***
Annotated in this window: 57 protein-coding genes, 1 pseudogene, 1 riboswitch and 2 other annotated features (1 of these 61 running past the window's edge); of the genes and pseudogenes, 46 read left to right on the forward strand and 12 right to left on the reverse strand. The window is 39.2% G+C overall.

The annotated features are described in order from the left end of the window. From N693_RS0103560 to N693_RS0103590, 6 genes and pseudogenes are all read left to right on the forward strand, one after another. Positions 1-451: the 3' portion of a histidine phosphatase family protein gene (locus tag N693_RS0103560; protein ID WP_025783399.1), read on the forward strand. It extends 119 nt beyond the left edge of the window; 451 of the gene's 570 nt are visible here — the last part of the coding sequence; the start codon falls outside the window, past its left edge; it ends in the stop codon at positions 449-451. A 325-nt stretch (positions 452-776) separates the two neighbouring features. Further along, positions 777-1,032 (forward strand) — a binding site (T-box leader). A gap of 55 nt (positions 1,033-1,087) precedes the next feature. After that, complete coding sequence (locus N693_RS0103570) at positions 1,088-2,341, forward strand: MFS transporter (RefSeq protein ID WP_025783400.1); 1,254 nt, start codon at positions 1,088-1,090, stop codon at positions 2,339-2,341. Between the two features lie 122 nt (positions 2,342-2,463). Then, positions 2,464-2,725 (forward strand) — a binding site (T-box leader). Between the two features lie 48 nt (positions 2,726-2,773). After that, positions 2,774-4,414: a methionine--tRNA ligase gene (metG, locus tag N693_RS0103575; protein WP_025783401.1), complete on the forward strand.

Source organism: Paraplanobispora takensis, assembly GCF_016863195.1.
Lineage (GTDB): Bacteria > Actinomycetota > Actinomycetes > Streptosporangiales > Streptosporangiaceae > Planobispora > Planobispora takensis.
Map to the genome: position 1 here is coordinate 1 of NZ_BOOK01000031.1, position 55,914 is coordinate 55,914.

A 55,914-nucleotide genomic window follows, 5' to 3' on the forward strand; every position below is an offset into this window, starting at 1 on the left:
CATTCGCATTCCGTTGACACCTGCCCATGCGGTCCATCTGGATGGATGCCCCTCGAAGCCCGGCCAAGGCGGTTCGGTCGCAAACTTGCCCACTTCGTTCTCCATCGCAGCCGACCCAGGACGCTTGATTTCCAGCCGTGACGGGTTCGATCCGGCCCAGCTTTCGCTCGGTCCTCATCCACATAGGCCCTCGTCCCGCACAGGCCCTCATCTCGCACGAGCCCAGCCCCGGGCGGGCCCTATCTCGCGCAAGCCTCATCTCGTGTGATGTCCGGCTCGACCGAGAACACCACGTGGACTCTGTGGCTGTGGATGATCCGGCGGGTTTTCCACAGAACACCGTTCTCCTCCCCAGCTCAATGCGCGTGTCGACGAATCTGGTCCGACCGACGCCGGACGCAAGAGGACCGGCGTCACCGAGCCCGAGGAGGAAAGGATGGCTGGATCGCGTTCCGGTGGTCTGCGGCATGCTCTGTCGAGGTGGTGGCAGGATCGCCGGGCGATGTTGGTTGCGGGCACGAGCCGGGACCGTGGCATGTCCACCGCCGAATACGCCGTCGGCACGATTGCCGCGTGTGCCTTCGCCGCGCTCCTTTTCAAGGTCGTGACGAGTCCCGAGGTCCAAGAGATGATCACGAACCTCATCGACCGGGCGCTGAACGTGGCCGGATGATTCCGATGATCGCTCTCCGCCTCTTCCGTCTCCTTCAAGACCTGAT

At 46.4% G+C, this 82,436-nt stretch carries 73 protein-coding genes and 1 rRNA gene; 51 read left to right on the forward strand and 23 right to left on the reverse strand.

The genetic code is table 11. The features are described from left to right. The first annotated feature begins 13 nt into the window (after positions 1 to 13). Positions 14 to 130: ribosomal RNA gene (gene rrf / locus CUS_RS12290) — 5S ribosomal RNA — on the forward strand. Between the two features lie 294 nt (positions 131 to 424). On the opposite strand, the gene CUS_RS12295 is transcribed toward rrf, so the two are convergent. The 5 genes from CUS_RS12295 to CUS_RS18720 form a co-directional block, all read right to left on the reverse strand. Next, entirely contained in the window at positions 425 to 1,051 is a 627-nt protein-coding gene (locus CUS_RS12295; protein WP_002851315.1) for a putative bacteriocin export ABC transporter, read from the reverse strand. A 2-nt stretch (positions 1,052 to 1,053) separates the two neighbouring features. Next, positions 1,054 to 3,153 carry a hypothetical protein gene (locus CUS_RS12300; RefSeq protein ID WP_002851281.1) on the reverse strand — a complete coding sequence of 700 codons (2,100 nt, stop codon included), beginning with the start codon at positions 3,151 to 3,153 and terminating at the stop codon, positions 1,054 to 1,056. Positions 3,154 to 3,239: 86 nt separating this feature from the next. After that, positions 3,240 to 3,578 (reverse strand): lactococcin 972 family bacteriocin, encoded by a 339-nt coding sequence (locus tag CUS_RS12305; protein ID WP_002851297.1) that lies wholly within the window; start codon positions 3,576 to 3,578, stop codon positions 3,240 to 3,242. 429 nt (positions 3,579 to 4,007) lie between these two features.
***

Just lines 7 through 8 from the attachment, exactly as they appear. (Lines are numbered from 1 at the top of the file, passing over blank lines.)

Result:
CATTCGCATTCCGTTGACACCTGCCCATGCGGTCCATCTGGATGGATGCCCCTCGAAGCCCGGCCAAGGCGGTTCGGTCGCAAACTTGCCCACTTCGTTCTCCATCGCAGCCGACCCAGGACGCTTGATTTCCAGCCGTGACGGGTTCGATCCGGCCCAGCTTTCGCTCGGTCCTCATCCACATAGGCCCTCGTCCCGCACAGGCCCTCATCTCGCACGAGCCCAGCCCCGGGCGGGCCCTATCTCGCGCAAGCCTCATCTCGTGTGATGTCCGGCTCGACCGAGAACACCACGTGGACTCTGTGGCTGTGGATGATCCGGCGGGTTTTCCACAGAACACCGTTCTCCTCCCCAGCTCAATGCGCGTGTCGACGAATCTGGTCCGACCGACGCCGGACGCAAGAGGACCGGCGTCACCGAGCCCGAGGAGGAAAGGATGGCTGGATCGCGTTCCGGTGGTCTGCGGCATGCTCTGTCGAGGTGGTGGCAGGATCGCCGGGCGATGTTGGTTGCGGGCACGAGCCGGGACCGTGGCATGTCCACCGCCGAATACGCCGTCGGCACGATTGCCGCGTGTGCCTTCGCCGCGCTCCTTTTCAAGGTCGTGACGAGTCCCGAGGTCCAAGAGATGATCACGAACCTCATCGACCGGGCGCTGAACGTGGCCGGATGATTCCGATGATCGCTCTCCGCCTCTTCCGTCTCCTTCAAGACCTGAT

At 46.4% G+C, this 82,436-nt stretch carries 73 protein-coding genes and 1 rRNA gene; 51 read left to right on the forward strand and 23 right to left on the reverse strand.